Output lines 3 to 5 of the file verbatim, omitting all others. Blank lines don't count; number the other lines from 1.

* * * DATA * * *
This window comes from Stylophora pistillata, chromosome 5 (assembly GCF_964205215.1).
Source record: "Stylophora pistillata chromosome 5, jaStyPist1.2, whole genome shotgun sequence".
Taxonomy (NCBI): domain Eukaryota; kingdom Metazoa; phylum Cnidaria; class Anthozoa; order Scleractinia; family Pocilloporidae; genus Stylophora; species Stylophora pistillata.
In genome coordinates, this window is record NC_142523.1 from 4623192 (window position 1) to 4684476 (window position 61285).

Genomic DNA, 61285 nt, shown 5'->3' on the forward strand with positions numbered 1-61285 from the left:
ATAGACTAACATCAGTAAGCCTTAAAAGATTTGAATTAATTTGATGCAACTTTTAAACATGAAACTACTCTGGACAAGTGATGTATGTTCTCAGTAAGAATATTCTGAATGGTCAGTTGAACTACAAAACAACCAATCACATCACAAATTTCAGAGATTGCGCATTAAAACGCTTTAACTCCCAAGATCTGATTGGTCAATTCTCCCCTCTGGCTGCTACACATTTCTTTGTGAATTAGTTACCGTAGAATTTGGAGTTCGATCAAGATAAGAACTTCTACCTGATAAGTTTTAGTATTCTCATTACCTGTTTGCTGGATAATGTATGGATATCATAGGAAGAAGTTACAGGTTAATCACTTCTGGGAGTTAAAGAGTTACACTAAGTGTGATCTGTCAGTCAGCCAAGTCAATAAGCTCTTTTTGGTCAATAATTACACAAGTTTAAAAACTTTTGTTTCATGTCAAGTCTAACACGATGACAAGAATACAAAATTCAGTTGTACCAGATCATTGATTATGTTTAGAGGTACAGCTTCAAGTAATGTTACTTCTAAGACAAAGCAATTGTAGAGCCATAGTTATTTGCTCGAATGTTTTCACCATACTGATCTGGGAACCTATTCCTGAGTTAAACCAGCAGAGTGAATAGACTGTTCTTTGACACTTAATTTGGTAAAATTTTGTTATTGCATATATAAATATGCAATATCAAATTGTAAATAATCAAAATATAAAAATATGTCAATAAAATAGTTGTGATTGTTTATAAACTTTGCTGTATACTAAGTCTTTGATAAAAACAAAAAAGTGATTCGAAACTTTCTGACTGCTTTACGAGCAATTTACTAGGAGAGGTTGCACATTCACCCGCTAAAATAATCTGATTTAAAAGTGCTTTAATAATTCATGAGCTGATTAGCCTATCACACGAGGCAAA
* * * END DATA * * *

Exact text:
Taxonomy (NCBI): domain Eukaryota; kingdom Metazoa; phylum Cnidaria; class Anthozoa; order Scleractinia; family Pocilloporidae; genus Stylophora; species Stylophora pistillata.
In genome coordinates, this window is record NC_142523.1 from 4623192 (window position 1) to 4684476 (window position 61285).

Genomic DNA, 61285 nt, shown 5'->3' on the forward strand with positions numbered 1-61285 from the left: